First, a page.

To give you an example of what middle-class poverty looks like in Australia, consider the following headline from Nine News – “Aussie families left with just $73 a week as cost of living crisis grows”. This article reports that a full-time worker on the minimum wage of $23.23 per hour (or $882 per week) will only have $57 leftover after paying for rent, food and weekly expenses.

The figures were based on data from Anglicare Australia’s Living Costs Index. The Anglicare index helpfully sheds further light on the financial situation of approximately 2.75 million Australians and their families.

The largest financial outlay in Australia is usually rent or mortgage repayments. Average house rent in Australia ranges from $530 in Tasmania up to $700 in Sydney – per week shown in the graph below:

Median house rents – June 2023 

CityMedian House RentAnnual change
Sydney$700+12.9%
Melbourne $520+13.0%
Brisbane$580+11.5%
Adelaide$540+12.5%
Perth$580+16.0%
Hobart$530-1.9%
Darwin$650+8.3%
Canberra$675-2.2%
All capital cities$580+11.5%
Median house rents – June 2023 – Source – Domain

If you average this data across all capital cities, this produces a national average of $580 per week to rent a house or apartment. This figure is, for many single income earners, more than 30% of their weekly income. Sometimes more. Welfare recipients are priced out of the residential housing market in most cases. Those on Centrelink often rely on cheaper community housing – of which there is also a shortfall – and long waiting lists.

Australia is in the midst of a severe housing crisis which has worsened over the past five years. A 2021 report from the Grattan Institute found that there were approximately 400 dwellings for every 1,000 people. This is one of the lowest supply rates in the developed world.

Presently there are major shortages of places to live across all capital cities and many regional areas. This means that, in many cases, potential tenants must bid well above the advertised rental prices in order to secure a home. This is despite there being prohibitions on rent bidding in some states. This is all complicated further by a complete lack of harmonisation across the states and territories around tenancy laws.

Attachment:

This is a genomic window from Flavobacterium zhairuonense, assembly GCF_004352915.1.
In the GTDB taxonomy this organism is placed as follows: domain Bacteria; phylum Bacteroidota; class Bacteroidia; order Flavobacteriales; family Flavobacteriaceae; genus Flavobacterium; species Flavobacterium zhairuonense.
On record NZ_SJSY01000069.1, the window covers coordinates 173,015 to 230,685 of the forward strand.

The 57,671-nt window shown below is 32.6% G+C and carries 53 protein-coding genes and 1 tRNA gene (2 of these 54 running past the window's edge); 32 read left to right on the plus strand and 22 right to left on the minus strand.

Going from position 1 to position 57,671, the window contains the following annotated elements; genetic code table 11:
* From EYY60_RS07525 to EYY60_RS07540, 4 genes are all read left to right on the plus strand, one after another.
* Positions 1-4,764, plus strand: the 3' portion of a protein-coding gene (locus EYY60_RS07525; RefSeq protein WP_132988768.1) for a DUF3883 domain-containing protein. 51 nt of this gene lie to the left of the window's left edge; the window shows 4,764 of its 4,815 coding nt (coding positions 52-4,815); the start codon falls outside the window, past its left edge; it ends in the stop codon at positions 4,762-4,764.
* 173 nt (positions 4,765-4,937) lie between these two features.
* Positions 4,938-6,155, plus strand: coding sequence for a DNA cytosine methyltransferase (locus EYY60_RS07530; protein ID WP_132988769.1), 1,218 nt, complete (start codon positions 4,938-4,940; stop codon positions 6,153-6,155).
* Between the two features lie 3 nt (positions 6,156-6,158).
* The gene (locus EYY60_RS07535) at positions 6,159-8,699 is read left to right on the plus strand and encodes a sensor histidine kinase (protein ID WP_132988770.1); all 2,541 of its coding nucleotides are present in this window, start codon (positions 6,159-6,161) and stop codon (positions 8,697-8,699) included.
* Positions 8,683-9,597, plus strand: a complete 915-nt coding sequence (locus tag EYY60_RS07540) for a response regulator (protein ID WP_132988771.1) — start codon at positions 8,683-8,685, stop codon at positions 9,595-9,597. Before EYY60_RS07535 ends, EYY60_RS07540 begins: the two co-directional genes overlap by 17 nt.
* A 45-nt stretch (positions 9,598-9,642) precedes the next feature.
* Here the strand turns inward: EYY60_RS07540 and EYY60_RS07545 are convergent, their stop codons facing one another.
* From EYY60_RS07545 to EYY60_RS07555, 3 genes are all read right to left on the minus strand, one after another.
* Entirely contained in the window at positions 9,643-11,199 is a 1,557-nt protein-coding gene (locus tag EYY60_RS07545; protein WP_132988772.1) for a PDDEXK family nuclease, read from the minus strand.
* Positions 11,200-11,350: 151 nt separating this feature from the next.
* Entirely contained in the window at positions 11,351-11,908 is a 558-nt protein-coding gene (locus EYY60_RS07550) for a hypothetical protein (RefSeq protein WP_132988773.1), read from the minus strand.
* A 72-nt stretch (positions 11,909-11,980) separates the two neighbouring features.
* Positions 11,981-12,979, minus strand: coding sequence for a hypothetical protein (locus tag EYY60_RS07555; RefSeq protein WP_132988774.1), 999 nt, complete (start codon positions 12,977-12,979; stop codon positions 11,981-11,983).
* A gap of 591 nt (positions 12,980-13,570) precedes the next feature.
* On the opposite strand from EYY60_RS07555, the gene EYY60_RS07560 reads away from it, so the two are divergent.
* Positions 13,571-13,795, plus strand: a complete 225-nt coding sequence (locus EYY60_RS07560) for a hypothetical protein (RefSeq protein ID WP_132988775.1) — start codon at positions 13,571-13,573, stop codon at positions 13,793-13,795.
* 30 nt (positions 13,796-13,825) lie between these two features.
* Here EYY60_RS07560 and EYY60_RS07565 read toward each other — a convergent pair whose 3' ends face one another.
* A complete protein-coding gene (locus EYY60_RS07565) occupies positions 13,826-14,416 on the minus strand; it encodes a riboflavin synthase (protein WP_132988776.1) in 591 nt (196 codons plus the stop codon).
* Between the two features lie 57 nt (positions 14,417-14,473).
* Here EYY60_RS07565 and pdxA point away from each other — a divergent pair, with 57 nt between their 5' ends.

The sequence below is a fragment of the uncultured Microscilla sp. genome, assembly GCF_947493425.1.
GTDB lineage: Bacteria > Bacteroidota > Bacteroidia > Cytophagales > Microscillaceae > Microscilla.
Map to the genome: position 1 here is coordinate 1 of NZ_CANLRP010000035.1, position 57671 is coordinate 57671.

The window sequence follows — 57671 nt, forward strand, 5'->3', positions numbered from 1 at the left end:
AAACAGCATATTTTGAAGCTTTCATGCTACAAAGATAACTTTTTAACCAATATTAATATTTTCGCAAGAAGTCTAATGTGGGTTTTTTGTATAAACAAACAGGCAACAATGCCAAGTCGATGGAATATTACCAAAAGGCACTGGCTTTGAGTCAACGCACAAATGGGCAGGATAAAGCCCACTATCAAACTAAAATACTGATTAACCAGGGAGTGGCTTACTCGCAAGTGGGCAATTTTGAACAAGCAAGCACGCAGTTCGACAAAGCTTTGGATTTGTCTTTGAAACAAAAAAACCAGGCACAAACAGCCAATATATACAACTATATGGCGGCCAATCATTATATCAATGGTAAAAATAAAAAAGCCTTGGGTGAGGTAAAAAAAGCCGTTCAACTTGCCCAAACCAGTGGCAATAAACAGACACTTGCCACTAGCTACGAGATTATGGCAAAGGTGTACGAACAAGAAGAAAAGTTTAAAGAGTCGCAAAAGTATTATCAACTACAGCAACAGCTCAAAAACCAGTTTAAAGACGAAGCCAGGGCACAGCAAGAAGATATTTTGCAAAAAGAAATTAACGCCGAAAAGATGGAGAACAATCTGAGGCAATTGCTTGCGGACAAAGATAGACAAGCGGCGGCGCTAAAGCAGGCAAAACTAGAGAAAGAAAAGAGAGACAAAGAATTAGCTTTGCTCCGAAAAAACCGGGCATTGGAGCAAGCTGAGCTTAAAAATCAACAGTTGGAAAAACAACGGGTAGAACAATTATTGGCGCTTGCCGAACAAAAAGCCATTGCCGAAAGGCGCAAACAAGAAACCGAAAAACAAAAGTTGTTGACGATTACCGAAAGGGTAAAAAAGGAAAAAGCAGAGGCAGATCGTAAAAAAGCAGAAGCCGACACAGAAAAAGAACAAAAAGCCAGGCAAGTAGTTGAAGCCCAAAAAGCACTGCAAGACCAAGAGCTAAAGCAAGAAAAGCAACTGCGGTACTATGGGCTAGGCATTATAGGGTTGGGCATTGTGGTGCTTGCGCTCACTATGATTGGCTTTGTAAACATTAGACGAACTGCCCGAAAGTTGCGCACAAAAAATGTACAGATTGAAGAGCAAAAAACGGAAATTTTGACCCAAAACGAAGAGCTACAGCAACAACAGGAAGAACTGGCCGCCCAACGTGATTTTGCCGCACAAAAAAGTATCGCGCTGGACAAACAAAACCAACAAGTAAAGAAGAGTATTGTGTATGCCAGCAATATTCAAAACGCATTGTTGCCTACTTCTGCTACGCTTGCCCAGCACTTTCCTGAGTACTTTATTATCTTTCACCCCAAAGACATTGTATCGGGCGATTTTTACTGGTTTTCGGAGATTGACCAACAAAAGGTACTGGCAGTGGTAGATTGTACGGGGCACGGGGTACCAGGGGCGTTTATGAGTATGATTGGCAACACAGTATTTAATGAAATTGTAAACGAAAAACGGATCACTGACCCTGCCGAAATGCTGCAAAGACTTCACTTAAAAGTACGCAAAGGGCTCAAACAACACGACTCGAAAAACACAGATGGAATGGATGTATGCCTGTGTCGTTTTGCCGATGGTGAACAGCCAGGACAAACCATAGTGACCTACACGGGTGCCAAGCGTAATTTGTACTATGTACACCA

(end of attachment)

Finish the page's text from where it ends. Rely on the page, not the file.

middle-class poverty in rent bidding
Long queues of rental applicants at open homes

It’s now common to hear of educated professionals earning over six figures with strong employment histories struggling to secure an appropriate rental property in many Australian cities. Some Australians are adapting by living in portable accommodations – including tents and caravans or couch surfing – until they find a suitable rental home.

Inflation, monetary policy and the cash rate

The Reserve Bank of Australia has raised interest rates 12 times since the beginning of the pandemic. They did this by raising the cash rate.

The cash rate is the interest rate set by the Reserve Bank of Australia on overnight loans between commercial banks. In Australia, this is generally the Big Four Banks. The Big Four are the Commonwealth Bank, Westpac, National Australia Bank (NAB) and the Australia and New Zealand Banking Group (ANZ). The cash rate applies to all commercial banks operating in Australia. This includes smaller banks, credit unions and building societies. When the Reserve Bank increases the cash rate, the banks will usually pass on that interest rate to their customers – who are both mortgage holders or lenders. 

As the cost of holding a mortgage rises, this can indirectly affect the supply and price of housing in Australia.  

How the cash rates works

Returning to the cash rate and to provide some historical context, consider the following. In Australia the cash rate has varied from a high of 17% in the 1990s to lows of 0.25% in April 2020. At the time of writing in August 2023, the cash rate sits at 4.10%. 

This cash rate drives mortgage home loan interest rates offered by the Big Four banks in Australia. So, even if the cash rate is 4.10% – the bank will pass on a higher rate to the customer. Currently, Westpac charges between 7% to 8% for variable home loans for new mortgages in August 2023. The other three big banks presumably offer similar rates. Borrowers have to shop around to find the most competitive rates to keep their living costs low. 

However, many families must either refinance their homes, get second jobs as well as drastically cut their spending just to keep a roof over their heads. There may also be bank foreclosures on mortgages where families are unable to meet their repayments. This happened in the United States extensively in the 2008 subprime mortgage crisis.

However, the unregulated nature of the US subprime markets meant that the housing bubble and subsequent market collapse were far more catastrophic than is likely to occur in Australia. Australia’s stronger regulatory framework and continuing housing shortage may also cushion any likely impact.

Notwithstanding the above, the Reserve Bank’s Graph of the Cash Rate Target shows just how drastically this arm of monetary policy has been used to reduce inflation – without much success.

Middle class poverty affected by cash rate

Source: RBA

How is the cost-of-living crisis affecting Australians?